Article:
Popular Woodworking 2003-08 № 135, страница 31

Popular Woodworking 2003-08 № 135, страница 31

1V4" square

1/2"x 43/4"x 24"

1"x 7"x 24"

3" dust chamfer

Simple miter shooting board

(shown above) takes a minimal amount of material, skill and time to build. Yet it contains the basic features needed to experience its potential usefulness.

The construction is self-evident, though a few aspects deserve comment. It's important that the stop pieces be positioned at a true 45° angle. This needs to be laid out and checked carefully with a miter square or sliding bevel you know is accurate. (In my next column I'll show you how to do this easily with a compass and a scrap of wood.) Using a pair of stops allows planing from both directions (a useful feature), and the placement

3/4"x 1"x 24" 1 x V4" deep rabbet

Vs" dust chamfer

1"x 3V4"x 24"

Improved miter shooting board

shown allows the stops to reinforce each other against the planing stresses.

While this version can be satisfactory, there are drawbacks in the long term. First, the manner in which the two base elements are assembled provides for unequal moisture movement from the opposite faces of each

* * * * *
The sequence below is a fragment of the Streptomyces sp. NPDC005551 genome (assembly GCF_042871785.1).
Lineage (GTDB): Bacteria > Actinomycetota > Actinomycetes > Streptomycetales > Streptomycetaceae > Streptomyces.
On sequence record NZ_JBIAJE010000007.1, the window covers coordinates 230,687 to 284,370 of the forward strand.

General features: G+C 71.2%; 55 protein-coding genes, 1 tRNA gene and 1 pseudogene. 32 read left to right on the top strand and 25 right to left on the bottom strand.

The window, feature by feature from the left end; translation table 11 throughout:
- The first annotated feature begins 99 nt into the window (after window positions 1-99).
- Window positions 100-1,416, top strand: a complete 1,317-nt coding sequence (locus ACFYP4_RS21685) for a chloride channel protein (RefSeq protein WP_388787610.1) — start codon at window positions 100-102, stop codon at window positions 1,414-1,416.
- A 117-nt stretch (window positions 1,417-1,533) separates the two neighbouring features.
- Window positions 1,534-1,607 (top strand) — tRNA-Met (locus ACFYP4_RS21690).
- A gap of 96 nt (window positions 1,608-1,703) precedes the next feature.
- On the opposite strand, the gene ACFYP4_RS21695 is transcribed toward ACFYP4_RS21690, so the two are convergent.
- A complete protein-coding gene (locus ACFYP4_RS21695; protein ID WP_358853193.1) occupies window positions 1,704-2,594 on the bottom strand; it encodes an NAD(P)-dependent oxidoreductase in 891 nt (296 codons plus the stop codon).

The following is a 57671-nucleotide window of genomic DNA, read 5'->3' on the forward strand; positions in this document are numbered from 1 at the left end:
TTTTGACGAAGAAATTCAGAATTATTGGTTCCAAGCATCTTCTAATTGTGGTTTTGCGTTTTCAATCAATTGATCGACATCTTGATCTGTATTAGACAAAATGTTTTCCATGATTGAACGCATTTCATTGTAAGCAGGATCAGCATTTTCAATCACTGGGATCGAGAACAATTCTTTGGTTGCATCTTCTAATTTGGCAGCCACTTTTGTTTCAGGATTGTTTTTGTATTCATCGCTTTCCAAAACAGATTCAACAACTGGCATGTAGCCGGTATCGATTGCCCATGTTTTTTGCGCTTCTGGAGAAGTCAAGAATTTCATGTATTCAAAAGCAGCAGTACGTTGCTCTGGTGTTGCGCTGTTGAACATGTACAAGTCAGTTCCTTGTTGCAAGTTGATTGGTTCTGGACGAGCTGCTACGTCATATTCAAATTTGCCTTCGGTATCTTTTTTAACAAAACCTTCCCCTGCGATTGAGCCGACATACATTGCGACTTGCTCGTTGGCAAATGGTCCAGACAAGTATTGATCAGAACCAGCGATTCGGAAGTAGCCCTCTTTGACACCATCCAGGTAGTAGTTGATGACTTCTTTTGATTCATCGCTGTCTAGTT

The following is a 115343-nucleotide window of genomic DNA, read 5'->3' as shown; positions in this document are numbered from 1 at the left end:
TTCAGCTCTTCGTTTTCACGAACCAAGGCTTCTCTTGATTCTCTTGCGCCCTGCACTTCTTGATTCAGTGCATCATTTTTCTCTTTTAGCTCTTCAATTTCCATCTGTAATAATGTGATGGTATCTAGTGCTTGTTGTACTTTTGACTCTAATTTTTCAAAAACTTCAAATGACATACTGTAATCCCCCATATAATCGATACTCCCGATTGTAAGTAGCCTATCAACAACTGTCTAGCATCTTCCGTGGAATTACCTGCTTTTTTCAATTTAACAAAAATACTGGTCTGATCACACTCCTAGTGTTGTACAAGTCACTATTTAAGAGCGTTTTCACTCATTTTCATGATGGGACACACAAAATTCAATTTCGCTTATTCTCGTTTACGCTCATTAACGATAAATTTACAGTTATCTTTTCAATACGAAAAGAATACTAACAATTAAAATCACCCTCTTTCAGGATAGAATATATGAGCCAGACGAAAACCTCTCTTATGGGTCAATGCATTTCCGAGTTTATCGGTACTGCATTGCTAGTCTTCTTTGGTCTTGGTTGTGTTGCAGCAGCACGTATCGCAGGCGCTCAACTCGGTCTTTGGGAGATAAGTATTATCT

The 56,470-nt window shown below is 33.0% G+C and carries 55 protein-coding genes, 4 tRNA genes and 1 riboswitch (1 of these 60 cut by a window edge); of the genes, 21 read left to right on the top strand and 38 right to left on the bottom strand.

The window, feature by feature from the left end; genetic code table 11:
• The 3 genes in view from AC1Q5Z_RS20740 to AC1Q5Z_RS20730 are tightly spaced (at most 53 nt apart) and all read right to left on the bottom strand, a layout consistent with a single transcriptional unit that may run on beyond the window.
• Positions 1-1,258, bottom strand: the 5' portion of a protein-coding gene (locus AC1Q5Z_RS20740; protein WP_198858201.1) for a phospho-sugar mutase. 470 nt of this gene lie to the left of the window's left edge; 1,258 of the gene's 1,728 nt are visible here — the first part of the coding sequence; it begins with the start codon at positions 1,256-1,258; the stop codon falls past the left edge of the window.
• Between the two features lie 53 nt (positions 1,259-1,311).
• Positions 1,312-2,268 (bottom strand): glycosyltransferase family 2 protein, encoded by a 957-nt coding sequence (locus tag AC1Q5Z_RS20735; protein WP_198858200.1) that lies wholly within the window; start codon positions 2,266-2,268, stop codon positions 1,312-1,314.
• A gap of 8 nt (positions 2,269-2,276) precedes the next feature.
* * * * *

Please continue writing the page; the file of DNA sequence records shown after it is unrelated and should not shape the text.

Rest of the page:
piece. This can lead to the appliance going out of true. Careful material selection (quar-tersawn and straight-grain) can minimize this. And, within reason, it can be disassembled and the pieces re-trued, from time to time. There are other alternative forms of construction that address these issues.

Mark your 45° angles using a knife. Clamp a steel Cut your stop block as close as you dare and then Test your stop block against your housing; plane until

straightedge against the knife line and chisel away plane it to a perfect fit in the triangular housing you you have a perfect fit. your waste. Or pare to the line freehand. just chopped out.

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